Tuesday, May 20, 2008

A day in Cannes

Cannes is, really, in just about every way, quite the place, from Festival to landscape to, well, opulence.  Over the top is not all bad, especially in the first two.  The Palais de Festival, the main venue for film viewing, is, mildly put, spectacular, containing numerous state of the art theaters, from small to enormous; the equipment and design are just wonderful.  And behind the Palais is another enormous theater, perhaps a thousand seats, located in a tent on a roof.  And still more small theaters occupy the Festival grounds.  Altogether the Festival has some forty venues from those many on the Festival  grounds to city theaters and hotel conference rooms.

None of this is accessible without "accreditation," and badges and briefcases are checked and rechecked.  How careful the Festival is with security shows up once and awhile in sightings of big dogs of the pit bull variety, all thus far nicely muzzled.  Perhaps the biggest security risk are the masses of manic photo-journalists whose monster lenses could double as a guillotine, and they wield them with abandon in cut throat competition for "the shot."  Alas, the celebs show up regularly, especially if one wishes to dart around; I've seen Angelina Jolie thrice, all pretty much by accident (really).  The Press Room, where I work when not in movies, is a lovely spot (see two photos above looking toward each side of the bay) equipped with wifi and endless free espresso.

Of course, there's Cannes the place, a lovely Mediterranean bay surrounded by mountains, as gorgeous a sea shore as I've seen, though Big Sur and parts of northern lower Michigan compete.  The sun helps, which has made rare appearance so far, though on the Sabbath it held forth, shining mightily all day long, and I worshipped abundantly in deepest celebration on an early long walk along the shoreline avenue, the famous palm-lined Le Croisette.

With the Croisette we come to the opulence part, and that is indeed over the top, chic hotel upon chic hotel upon elegant apartment building and occasional swank restaurant where breakfast can be had for a mere 80 Euros (about $120). It is all sparkly and more than a little enticing, and it goes on and on and on.  For ordinary folk, there are lovely parks, occasional beaches (most all are private), endless walkway, probably all the way to Nice, and of course, the sea and the sun.   A few blocks in from the shore one can find a modest meal, though not cheap, given the dollar these days.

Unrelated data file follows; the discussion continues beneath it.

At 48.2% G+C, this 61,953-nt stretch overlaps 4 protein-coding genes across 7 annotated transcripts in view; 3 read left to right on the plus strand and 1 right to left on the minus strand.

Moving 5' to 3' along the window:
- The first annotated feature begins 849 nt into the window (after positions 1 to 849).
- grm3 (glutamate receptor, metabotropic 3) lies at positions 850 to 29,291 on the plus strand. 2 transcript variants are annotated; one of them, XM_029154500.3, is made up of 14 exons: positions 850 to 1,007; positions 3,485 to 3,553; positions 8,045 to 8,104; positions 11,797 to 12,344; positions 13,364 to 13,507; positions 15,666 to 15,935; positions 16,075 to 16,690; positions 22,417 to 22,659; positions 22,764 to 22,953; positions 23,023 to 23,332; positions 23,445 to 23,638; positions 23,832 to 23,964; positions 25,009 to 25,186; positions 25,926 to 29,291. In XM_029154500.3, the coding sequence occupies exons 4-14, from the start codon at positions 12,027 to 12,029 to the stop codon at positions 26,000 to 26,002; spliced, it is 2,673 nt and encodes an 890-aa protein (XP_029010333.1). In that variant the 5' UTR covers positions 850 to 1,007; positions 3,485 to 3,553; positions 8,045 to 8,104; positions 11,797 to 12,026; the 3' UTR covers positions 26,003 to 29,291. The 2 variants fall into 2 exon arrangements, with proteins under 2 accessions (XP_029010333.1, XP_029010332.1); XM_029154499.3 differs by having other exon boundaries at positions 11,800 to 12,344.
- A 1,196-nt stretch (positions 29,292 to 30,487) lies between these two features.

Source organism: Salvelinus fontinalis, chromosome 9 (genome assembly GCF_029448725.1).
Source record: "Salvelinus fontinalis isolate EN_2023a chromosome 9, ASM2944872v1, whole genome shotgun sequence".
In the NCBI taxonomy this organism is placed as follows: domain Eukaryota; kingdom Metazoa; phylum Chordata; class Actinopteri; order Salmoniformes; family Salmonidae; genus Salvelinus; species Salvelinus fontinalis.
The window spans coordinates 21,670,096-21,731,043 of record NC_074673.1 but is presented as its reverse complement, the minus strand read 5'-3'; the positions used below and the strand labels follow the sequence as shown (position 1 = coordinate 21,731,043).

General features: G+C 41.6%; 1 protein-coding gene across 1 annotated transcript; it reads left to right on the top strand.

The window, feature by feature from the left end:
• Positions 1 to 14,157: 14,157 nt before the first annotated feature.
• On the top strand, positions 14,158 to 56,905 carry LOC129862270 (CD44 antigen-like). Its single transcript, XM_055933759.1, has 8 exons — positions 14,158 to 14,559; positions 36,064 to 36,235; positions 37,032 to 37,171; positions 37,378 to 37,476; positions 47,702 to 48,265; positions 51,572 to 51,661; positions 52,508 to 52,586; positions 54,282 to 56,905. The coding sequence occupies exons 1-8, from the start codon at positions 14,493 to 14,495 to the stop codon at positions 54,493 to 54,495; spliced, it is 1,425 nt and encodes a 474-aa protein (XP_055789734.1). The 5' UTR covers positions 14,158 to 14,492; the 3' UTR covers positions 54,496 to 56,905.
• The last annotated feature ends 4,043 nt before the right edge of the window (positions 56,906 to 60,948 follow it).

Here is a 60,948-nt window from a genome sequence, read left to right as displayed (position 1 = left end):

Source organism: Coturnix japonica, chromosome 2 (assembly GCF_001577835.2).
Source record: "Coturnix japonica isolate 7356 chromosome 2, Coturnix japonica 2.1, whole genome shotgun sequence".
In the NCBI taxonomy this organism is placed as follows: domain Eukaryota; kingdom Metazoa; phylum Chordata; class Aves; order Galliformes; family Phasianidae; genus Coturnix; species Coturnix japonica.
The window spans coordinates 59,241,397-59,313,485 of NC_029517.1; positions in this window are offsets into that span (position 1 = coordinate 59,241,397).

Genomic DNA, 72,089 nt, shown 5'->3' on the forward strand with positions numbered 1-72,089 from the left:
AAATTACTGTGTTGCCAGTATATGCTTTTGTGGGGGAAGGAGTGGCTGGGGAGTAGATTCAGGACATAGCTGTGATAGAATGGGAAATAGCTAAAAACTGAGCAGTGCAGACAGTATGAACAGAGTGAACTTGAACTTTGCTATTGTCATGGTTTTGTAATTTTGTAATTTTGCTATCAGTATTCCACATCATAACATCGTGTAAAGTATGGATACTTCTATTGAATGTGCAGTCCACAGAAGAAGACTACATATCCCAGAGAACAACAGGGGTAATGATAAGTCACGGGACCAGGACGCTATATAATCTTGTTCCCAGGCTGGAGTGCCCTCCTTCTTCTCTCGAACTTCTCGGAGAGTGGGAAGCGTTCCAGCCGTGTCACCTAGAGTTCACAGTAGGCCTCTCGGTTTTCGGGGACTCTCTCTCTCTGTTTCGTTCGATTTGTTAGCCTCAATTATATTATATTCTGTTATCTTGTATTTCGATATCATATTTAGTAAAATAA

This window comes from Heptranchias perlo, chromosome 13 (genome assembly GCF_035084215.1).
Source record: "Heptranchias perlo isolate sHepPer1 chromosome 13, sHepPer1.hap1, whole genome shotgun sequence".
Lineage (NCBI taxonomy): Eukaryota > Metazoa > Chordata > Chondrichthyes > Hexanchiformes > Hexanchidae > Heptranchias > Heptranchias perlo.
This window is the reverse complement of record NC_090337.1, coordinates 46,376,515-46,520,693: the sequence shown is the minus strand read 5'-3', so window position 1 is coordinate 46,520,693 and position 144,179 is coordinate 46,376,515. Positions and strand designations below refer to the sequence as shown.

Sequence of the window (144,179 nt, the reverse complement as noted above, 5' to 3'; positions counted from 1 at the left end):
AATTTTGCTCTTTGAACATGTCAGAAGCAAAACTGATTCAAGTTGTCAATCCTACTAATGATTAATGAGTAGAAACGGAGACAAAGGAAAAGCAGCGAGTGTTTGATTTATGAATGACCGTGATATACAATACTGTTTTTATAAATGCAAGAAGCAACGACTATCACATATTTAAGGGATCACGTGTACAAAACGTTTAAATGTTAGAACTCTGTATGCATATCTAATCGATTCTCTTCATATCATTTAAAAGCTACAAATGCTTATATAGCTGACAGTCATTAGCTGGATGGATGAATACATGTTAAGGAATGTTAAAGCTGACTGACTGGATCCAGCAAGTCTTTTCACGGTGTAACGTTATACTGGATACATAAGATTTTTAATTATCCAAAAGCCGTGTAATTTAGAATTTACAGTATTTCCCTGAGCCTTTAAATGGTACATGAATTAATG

I'm here on a Press accreditation, thanks to Books and Culture magazine, and especially its editor, John Wilson, who had the idea for the venture back last Fall.  That pass gets me into most venues, save those designated for the really big folks, both in the industry and media, like the gala "red carpet" processions that show up on television.  Those events, filmdom's holy sacrament, need a special invite and, yes, black tie.  B&C put up some of the money for this, as did the Calvin Alumni Association and the C alvin Center for Christian Scholarship: thank you, thank you.  

As for the movies, I see about two or three a day, depending on schedule; they come along day by day for only a limited number of showings.  Most flicks so far have proved wonderful, the feast of the Fest, for sure, though some few perplex in how they got here and what they're after.  The work part comes in writing here and there about these films.

Next time: back to the movies.  


Monday, May 19, 2008

Day 3 at Cannes

The strongest impression at the halfway point in Cannes is the extraordinary filmmaking talent from all over the place, especially, so far, from south of the United States.